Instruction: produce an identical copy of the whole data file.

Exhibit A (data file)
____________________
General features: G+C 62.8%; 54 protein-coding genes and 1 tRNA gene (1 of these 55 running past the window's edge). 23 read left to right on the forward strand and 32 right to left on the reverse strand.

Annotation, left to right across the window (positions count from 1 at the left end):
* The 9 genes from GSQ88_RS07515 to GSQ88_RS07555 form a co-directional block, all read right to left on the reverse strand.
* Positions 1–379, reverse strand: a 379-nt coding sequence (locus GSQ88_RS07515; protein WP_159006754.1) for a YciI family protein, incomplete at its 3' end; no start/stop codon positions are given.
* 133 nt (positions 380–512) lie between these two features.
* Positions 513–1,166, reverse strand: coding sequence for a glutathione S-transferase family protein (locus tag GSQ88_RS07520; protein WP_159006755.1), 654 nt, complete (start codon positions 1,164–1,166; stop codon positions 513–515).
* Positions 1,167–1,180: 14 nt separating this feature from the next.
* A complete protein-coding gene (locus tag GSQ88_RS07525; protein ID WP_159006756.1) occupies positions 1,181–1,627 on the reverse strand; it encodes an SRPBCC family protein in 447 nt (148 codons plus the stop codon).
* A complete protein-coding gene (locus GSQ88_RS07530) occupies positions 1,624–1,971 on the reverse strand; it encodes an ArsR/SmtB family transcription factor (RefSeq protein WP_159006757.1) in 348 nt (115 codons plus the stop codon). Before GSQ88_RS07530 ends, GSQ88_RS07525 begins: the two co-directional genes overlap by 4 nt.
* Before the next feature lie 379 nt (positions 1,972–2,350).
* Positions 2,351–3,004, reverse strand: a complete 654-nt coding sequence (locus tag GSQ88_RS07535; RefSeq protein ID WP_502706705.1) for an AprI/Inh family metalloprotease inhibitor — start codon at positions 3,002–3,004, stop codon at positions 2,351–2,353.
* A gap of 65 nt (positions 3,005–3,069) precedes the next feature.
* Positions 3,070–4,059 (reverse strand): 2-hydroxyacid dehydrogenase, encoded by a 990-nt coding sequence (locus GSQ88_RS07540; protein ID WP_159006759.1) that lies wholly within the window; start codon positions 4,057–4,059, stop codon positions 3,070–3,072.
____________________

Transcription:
General features: G+C 62.8%; 54 protein-coding genes and 1 tRNA gene (1 of these 55 running past the window's edge). 23 read left to right on the forward strand and 32 right to left on the reverse strand.

Annotation, left to right across the window (positions count from 1 at the left end):
* The 9 genes from GSQ88_RS07515 to GSQ88_RS07555 form a co-directional block, all read right to left on the reverse strand.
* Positions 1–379, reverse strand: a 379-nt coding sequence (locus GSQ88_RS07515; protein WP_159006754.1) for a YciI family protein, incomplete at its 3' end; no start/stop codon positions are given.
* 133 nt (positions 380–512) lie between these two features.
* Positions 513–1,166, reverse strand: coding sequence for a glutathione S-transferase family protein (locus tag GSQ88_RS07520; protein WP_159006755.1), 654 nt, complete (start codon positions 1,164–1,166; stop codon positions 513–515).
* Positions 1,167–1,180: 14 nt separating this feature from the next.
* A complete protein-coding gene (locus tag GSQ88_RS07525; protein ID WP_159006756.1) occupies positions 1,181–1,627 on the reverse strand; it encodes an SRPBCC family protein in 447 nt (148 codons plus the stop codon).
* A complete protein-coding gene (locus GSQ88_RS07530) occupies positions 1,624–1,971 on the reverse strand; it encodes an ArsR/SmtB family transcription factor (RefSeq protein WP_159006757.1) in 348 nt (115 codons plus the stop codon). Before GSQ88_RS07530 ends, GSQ88_RS07525 begins: the two co-directional genes overlap by 4 nt.
* Before the next feature lie 379 nt (positions 1,972–2,350).
* Positions 2,351–3,004, reverse strand: a complete 654-nt coding sequence (locus tag GSQ88_RS07535; RefSeq protein ID WP_502706705.1) for an AprI/Inh family metalloprotease inhibitor — start codon at positions 3,002–3,004, stop codon at positions 2,351–2,353.
* A gap of 65 nt (positions 3,005–3,069) precedes the next feature.
* Positions 3,070–4,059 (reverse strand): 2-hydroxyacid dehydrogenase, encoded by a 990-nt coding sequence (locus GSQ88_RS07540; protein ID WP_159006759.1) that lies wholly within the window; start codon positions 4,057–4,059, stop codon positions 3,070–3,072.